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Art for Sandy Relief: Bid on cool art to help hurricane victims

Art for Sandy Relief

Hurricane Sandy left a wake of devastation across the East Coast last week, and following the superstorm’s destruction come efforts to help those who were affected by it. One of the great things about the comic industry is that there are always people who work in it willing to do what they can to help people out, and this time is no different.

Art for Sandy Relief is an effort by Rich Ginter and Jim Viscardi. Viscardi currently works at Marvel in New York, while Rich left Marvel earlier this year to take a job as a digital designer in Disney’s publishing department in Glendale, Calif. He made the move to California just two months before the hurricane hit his former home.

Both gentleman were kind enough to answer some questions about the initiative. Before getting into it, though, their first art auctions went live today, and you can head over to eBay to bid on them now. Rich also shares some other ways that you can help out below, either via direct donation, by donating art or just by spreading the word.

Here are the auctions that are currently up:

Donated Fear Agent page

JK: How did this initiative come together, and who all is involved?

Rich: This relief effort came out of just my urge to want to be back in New York helping out. I have been in contact with many friends and family, and saw the photos of the all devastation over the past week. I felt helpless because I could not offer any assistance, so I tried to do what I thought would be best and that is to help raise money. I sat down on Friday night put together a few graphics, set up an email address, twitter and the facebook page. I put the word out on the @art4sandyrelief twitter and my own personal one, James Viscardi, is a friend and a colleague when I was at Marvel, immediately text me saying “I want to help” and I knew I could use it. Aside from the two of us there are those who have kindly started to pledge their donations to us and help spread the word.

Jim: Rich summed it up quite nicely [laughs]. He’s been a good friend of mine for a few years, and that’s what friends do–they help each other. Especially in times like these.

JK: Rich, you mentioned on the Art for Sandy Facebook page that you used to live in New York. Can you talk a little bit about your personal connection to the area?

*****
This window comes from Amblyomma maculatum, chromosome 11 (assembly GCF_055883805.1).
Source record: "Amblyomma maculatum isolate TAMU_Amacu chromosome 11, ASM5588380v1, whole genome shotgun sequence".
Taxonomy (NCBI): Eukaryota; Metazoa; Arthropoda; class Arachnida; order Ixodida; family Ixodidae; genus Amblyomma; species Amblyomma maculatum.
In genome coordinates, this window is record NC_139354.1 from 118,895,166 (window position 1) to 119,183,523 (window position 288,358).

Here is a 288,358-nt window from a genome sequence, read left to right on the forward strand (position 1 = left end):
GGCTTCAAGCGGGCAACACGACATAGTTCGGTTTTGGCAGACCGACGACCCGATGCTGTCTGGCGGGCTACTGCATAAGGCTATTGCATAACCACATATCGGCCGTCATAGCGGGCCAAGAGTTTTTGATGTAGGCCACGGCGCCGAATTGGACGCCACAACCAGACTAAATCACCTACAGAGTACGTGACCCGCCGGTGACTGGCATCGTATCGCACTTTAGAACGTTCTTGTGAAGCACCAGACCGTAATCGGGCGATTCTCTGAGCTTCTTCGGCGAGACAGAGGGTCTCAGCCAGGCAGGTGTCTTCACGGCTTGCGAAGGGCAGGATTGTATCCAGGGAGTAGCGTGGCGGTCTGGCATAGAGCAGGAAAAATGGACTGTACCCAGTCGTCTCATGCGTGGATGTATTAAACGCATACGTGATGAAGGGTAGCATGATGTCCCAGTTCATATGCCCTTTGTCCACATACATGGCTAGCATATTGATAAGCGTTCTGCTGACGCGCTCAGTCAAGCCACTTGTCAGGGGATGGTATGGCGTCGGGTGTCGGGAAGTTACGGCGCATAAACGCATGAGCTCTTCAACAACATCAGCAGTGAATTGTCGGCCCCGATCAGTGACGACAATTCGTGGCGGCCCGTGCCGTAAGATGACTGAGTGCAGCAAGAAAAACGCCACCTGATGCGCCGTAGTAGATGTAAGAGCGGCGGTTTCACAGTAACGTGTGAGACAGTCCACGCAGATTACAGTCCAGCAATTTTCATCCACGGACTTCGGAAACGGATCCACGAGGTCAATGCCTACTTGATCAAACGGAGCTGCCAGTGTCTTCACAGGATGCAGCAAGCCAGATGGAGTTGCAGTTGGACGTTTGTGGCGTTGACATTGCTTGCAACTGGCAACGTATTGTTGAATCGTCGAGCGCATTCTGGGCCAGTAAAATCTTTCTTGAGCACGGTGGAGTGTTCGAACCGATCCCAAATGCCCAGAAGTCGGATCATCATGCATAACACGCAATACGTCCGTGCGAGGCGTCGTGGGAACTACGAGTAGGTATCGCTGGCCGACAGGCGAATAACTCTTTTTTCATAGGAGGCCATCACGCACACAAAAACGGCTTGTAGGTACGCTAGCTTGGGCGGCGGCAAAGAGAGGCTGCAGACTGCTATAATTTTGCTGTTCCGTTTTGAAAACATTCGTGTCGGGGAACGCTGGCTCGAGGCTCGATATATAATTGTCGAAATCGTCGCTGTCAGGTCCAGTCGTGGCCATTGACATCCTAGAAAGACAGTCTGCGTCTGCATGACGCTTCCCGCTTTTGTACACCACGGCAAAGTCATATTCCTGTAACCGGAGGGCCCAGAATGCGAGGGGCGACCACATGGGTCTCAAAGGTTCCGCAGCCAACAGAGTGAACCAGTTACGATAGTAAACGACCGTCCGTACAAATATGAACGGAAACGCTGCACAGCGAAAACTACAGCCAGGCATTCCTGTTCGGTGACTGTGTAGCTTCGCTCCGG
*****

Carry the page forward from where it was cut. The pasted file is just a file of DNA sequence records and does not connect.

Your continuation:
Rich: Before my relocation to Los Angeles two months ago I lived in Staten Island, New York. I was born in Brooklyn, and my parents moved us to Staten Island at an early age. I called Staten Island my home. During the week with worrying about my family and not being back home to help just ate away at me all week. Also watching what has become of the New Jersey Shore, where I spent many summers, just hit a nerve. I think one part of being a New Yorker is, while we may be hard-headed, we definitely have heart and love our city. I can’t be there in person to physically help friends and others pick up pieces of their lives, so why not try to help raise money so they can build new lives!

Donated page by Paolo Rivera

JK: Jim, being in New York, can you talk a little bit about your personal connection to Art for Sandy and how you were personally affected by the storm?

Jim: I have so many friends and family who live on the south shore of Long Island, where flooding was a major issue. Folks all around the house I grew up in lost so much due to their basements filling up with water. Short of providing meals, a warm place to stay and helping them pump out their houses, I wanted to find a way to help out more. When I saw Rich starting to put this together, I jumped at the opportunity to help him out.

JK: What are your plans for the money you raise, and why did you pick the charities you chose?

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Rich: Currently our plan is to donate to the Steven Siller Tunnels to Towers Hurricane Relief effort. This charity does a lot of work in the New York and New Jersey area, and we wanted to give the donation to a local charity where we know the money will go to the places that need help the most. I had spoken with James, and if we raise a significant amount, we would like to split our donation money to another local charity as well.

JK: And of course the last, most important question: how can other folks, artists or otherwise, get involved and help out?

Rich: If any artist is interested in helping out they can email us at Aside from artists being able to donate, we have set up a PayPal donation site where people can choose any amount they wish to donate can be done at this link:

Lastly, in an effort such as ours, one of the best kinds of help is to spread the word! We have a Facebook page: and a Twitter: @art4sandyrelief that people can share and retweet our posts. The more people that this reaches the better chances we have of helping out and doing something great for those in need!



Just donated what I could. My sister and some of her in laws were hit hard.

I skip the RedCross since the $ does not go to the people whose lives were immediately affected.

Thank you Rich and Jim for alerting me to this charity and to CBR for the heads up.

I wish everyone who was affected speedy recovery and well wishes.

Thanks for the Paypal link. I can’t afford to bid on any of the artwork, but I can donate something to help out (and I did!).

Thanks for the post and story and to all who may donate.

Even spreading the word helps!

-Rich Ginter

Auctioning off a an Art piece made from Sandy Debris with 90% going to 1 Family or More another Launching at end of week…please spread the word …Thanks Kenny…Krazey Kreations

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